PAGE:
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MP: 17 held for celebrating Pakistan cricket win found innocent after 6 years

Six years after a group of 17 Muslim men, including two minors, who were wrongly accused of celebrating Pakistan’s victory in a cricket match in June 2017, a Madhya Pradesh court found that the case was fabricated as the complainant and government witnesses said police forced them to make false statements, Article 14 reported.

Interestingly, the court did not hold Madhya Pradesh police accountable for registering a fake case.

What happened?

On June 18, 2017, the Indian national cricket team lost the ICC Champions Trophy final to Pakistan. On the same day, a rumour spread amongst the residents of Mohad village in Madhya Pradesh that some members of the Muslim community distributed sweets and burst crackers to celebrate Pakistan’s victory.

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Mohad village, located on the Madhya Pradesh-Maharashtra border, has a substantial population of Dalits, Bhil tribals, and Tadvi Bhil Muslims, a subcaste of the Bhils who converted to Islam. A majority of the population work as daily-wage labourers.

Seventeen Muslims, including two minors, were arrested by the MP police. Initially booked under sedition and criminal conspiracy, the police dropped the sedition charge and slapped Section 153 (A) (promoting enmity between different groups on grounds of religion, race, place of birth, residence, language, etc).

Who filed complaint?

Subhash Koli

According to the Article 14 report, police pressed the charges even as the complainant Subhash Koli insisted he did not lodge any complaint.

According to Koli, on June 18, he had gone to release his Muslim friend from police custody. “They asked me, ‘A Hindu has become friends with a Muslim?’ and hit me twice on the back of my head,” Koli said in an interview with He said he was scared and police made sign a false report.

Three months before the verdict, Koli succumbed to cancer.

Six years of torture, humiliation

In 2017, the Bharatiya Janata Party (BJP) had been in power for three years at the Centre. Hindu nationalism was rising at a dangerous speed, and the term “anti-national” was freely used against critics, especially Muslims. The mainstream media was playing the government narrative and spreading fake news against minorities.

The arrested men said they were tortured physically and mentally after their arrest.

During the police custody in Shahpur police station, they alleged, officials kicked them, humiliated them, pulled their beards, and threatened to set it on fire if they protested. They were starved for days.

After two days of police torture, the men were shifted to Khandwa Central Jail, where they were made to clean toilets everyday.

During court hearings, the men would hears “Desh ke gaddaron ko, goli maro salon ko” (Shoot the traitors) and “Atankwadiyon ko phansi do” (Hang the terrorists).” 

“For six years we spent Eid on empty stomachs while back home our families ate dry bread,” said one of the men.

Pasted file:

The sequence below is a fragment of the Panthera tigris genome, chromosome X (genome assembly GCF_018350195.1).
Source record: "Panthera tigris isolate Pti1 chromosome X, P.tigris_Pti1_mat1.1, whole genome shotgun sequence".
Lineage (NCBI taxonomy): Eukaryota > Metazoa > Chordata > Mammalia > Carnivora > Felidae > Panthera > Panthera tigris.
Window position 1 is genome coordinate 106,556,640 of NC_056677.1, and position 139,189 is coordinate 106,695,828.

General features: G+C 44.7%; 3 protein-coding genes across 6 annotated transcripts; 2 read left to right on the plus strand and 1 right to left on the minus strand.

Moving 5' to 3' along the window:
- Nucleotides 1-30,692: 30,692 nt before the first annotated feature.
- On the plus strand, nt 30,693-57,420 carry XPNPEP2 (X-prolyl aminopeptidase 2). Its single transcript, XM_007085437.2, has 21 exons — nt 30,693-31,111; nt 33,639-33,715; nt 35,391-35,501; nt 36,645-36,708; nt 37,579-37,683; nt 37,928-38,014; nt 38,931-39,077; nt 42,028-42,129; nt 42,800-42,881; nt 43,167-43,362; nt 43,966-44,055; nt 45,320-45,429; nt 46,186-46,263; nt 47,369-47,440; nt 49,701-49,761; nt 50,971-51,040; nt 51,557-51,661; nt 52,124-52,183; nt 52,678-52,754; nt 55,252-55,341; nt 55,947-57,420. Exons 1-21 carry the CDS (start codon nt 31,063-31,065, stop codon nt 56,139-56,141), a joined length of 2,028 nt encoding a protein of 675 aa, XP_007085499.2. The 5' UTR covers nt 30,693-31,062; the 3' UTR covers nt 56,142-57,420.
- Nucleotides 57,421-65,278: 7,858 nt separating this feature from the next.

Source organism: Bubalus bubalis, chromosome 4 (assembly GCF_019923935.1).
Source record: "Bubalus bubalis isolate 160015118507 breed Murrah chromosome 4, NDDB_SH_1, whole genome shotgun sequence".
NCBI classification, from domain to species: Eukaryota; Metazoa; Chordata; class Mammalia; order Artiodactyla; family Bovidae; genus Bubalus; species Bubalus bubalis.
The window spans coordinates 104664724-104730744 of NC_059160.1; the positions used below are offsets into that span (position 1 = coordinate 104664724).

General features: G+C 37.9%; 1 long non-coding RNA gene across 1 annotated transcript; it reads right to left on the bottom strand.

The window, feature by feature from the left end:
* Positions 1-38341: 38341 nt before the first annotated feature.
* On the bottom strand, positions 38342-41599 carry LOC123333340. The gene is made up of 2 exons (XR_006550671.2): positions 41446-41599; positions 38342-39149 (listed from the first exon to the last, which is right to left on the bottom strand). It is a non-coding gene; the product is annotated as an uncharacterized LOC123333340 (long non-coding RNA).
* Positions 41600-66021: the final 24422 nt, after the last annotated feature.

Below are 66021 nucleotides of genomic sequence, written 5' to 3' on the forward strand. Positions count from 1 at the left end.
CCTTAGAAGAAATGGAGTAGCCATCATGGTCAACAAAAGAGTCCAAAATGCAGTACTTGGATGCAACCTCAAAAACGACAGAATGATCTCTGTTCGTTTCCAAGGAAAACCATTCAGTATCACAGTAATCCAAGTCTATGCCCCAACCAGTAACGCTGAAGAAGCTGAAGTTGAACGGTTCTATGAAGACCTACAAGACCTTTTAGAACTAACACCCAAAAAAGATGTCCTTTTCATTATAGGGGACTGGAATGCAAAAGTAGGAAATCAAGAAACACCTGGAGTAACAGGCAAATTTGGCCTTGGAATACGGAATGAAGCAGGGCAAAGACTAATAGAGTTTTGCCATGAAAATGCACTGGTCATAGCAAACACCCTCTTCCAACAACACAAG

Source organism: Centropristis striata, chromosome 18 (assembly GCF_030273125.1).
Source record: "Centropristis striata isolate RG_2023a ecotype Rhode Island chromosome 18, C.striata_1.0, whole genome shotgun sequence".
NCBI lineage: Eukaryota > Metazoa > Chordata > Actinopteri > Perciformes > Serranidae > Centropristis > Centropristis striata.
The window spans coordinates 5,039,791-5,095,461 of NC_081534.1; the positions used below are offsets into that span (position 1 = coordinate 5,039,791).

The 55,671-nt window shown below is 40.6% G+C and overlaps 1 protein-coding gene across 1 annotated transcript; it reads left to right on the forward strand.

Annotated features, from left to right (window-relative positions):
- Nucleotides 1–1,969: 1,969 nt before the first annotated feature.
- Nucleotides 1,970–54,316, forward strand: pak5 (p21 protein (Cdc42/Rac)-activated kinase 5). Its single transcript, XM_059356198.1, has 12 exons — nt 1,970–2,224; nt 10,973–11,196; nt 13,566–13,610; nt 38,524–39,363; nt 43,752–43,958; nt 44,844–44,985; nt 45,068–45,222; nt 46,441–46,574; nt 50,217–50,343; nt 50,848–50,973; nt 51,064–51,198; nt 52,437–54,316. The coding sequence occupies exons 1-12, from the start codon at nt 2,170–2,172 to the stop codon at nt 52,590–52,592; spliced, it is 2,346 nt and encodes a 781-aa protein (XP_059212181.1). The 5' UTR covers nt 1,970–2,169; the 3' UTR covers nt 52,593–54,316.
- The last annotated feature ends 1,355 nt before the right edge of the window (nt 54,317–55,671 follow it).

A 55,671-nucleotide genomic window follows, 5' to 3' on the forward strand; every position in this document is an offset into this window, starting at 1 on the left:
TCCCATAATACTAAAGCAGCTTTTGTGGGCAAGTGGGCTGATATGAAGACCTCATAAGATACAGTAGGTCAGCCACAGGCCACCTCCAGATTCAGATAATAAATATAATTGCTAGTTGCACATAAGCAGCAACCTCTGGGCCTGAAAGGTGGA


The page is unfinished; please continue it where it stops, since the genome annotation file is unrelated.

Unable to bear the humiliation, 40-year-old Rubab Nawab took his own life inside the jail in 2019. He consumed poison. He is survived by his wife and two children.

His older son, now 18 years old, left school as the family reels under debt. He now works as a daily wage labourer.

“Two policemen entered the house and assaulted him after hearing his (Rubab Nawab’s) name. When both the children started crying, they abused them, saying, ‘Chup ho atankwadi ke aulad warna yahi khatam kar dunga.’” (Shut up, you son of a terrorist, or else you will be killed.),” Nawab’s wife Zubaida Bai recalled the fateful day when he was nabbed by the cops.

Police refutes torture allegations

Police have refuted the allegations stating that “nothing was reported in the mandatory medical examination before the accused were moved to jail.”

However, another man among those who were arrested claimed, “There was no medical examination conducted.” He said he was playing with his infant daughter when the police came to his house. They threw my child aside and said, “Saale iss desh ka namak kha kar gaddari karta hai,” (You live in India but are a traitor).”

Imam neither had a smartphone nor a television at home. “We don’t have money for food. Who can afford to burst crackers and distribute sweets after watching a match on TV,” he said.


Neither did the acquitted men receive any compensation nor did the court pull up the police for framing them in a false case that led to their six-year incarceration.

Out of the 17 arrested, two were minors – Mubarik Tadvi and Zubair Tadvi, both of whom were 16-year-old at the time of their arrest.

They were acquitted by the juvenile court in 2022. “I used to dream of becoming a police officer. Now I have no such dreams. I have given up education,” Zubair said.

Sikander Tadvi, whose 60-year-old father Mukaddar killed himself in 2021, was anguished that he did not live to see him acquitted. “He didn’t want to live with that tag of terrorist and traitor,” he said. “At least he would have died in peace.” 

Nawab’s wife Zubaida Bai said the tag of a ‘traitor’ mentally affected her husband. “He was devastated with day-to-day humiliation and the tag of traitor. He used to cry after returning from the police station and the court,” she was quoted in Article 14.

The BJP used the incident in their favour to attract voters in the name of patriotism ahead of the 2018 Madhya Pradesh Assembly elections. BJP won and Shivraj Singh Chauhan was elected as its chief minister.

The arrests of 2017 have left an impending scar on the villagers in Mohad, where nobody watches cricket matches now.

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